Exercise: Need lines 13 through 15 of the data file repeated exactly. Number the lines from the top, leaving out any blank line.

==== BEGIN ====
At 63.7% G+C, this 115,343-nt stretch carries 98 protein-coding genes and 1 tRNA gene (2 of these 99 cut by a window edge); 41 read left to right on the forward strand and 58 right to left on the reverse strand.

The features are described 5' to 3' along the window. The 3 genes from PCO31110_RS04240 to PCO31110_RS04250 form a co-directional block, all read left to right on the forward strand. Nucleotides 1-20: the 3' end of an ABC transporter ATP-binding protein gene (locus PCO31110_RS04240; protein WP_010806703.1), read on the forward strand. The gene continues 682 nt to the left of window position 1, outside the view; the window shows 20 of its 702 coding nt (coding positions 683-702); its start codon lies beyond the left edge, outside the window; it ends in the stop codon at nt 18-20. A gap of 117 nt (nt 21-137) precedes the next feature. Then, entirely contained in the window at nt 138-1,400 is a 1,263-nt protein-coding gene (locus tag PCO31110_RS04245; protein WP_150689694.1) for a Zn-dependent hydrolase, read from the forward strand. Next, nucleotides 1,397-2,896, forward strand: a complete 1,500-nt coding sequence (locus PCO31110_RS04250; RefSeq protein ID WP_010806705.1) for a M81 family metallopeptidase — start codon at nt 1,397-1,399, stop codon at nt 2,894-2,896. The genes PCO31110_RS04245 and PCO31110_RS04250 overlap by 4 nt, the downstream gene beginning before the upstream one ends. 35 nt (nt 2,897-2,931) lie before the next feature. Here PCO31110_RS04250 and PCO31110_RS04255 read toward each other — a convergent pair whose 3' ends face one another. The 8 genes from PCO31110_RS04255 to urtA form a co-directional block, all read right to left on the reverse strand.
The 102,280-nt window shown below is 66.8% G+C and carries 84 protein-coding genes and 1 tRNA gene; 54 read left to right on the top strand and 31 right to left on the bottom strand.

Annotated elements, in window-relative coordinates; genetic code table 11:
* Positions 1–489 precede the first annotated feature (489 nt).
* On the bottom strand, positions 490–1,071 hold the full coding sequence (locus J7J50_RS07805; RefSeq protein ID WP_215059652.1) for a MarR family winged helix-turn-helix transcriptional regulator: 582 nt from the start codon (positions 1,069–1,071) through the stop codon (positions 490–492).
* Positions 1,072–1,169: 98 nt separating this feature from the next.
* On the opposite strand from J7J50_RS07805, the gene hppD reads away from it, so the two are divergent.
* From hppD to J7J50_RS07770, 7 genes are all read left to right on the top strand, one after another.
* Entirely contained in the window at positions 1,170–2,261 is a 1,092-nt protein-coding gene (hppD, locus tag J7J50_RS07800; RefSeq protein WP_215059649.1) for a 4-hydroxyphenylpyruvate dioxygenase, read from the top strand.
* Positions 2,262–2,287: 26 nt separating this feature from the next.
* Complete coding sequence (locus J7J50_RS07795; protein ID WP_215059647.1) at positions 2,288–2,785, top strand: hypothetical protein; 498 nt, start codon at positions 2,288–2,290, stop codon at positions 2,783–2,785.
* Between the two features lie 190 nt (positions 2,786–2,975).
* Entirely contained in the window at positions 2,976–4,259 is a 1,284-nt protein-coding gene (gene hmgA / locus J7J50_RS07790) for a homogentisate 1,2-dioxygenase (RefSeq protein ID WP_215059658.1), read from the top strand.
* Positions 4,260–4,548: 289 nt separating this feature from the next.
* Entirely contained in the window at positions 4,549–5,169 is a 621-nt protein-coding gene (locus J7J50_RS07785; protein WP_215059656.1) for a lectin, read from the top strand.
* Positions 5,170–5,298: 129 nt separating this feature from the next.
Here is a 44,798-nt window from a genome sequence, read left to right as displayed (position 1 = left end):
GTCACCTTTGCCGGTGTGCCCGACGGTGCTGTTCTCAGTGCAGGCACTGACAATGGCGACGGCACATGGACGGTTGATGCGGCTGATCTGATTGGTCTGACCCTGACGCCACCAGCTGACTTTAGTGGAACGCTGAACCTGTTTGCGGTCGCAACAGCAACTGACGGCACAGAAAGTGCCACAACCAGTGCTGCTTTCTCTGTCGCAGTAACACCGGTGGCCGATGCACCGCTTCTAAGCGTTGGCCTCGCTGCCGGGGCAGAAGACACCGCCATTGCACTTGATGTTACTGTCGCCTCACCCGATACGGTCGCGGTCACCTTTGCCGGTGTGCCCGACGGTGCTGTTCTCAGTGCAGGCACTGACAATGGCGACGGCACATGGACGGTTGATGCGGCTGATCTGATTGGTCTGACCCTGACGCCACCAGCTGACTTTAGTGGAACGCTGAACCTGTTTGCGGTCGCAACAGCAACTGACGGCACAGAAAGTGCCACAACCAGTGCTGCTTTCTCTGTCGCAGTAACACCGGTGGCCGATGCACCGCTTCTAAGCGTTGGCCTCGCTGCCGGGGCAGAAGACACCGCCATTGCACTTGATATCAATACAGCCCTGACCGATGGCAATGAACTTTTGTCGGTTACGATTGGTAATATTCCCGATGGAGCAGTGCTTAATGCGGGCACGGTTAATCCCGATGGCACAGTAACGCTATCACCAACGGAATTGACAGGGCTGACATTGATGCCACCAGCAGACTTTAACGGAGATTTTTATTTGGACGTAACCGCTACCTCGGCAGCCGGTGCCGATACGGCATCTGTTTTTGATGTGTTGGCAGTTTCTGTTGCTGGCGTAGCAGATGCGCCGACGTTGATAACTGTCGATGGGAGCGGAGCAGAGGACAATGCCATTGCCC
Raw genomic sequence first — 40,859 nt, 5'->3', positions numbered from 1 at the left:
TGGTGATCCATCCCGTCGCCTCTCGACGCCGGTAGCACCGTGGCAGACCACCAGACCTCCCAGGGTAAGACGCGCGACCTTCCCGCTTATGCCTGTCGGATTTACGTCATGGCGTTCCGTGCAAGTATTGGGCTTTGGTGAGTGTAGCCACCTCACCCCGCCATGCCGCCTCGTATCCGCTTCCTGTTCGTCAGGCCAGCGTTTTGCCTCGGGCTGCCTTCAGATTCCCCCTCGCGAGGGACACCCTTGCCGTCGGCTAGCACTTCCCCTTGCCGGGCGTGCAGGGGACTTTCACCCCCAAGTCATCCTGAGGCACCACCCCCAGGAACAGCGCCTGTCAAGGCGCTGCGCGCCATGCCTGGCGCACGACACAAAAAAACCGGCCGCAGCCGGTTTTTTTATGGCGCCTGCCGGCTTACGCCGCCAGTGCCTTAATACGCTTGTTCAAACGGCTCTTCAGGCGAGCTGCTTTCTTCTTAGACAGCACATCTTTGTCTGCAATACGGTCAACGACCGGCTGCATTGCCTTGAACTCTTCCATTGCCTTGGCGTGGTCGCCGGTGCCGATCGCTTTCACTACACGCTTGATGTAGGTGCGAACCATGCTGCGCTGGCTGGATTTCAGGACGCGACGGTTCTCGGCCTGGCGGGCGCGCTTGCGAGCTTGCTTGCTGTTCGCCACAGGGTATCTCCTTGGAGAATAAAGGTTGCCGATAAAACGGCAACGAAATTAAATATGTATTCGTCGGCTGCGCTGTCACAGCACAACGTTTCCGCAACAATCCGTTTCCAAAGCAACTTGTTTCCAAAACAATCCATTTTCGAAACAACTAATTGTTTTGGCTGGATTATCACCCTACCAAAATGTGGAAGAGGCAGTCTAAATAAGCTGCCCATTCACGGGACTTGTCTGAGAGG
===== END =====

* Between the two features lie 190 nt (positions 2,786–2,975).
* Entirely contained in the window at positions 2,976–4,259 is a 1,284-nt protein-coding gene (gene hmgA / locus J7J50_RS07790) for a homogentisate 1,2-dioxygenase (RefSeq protein ID WP_215059658.1), read from the top strand.
* Positions 4,260–4,548: 289 nt separating this feature from the next.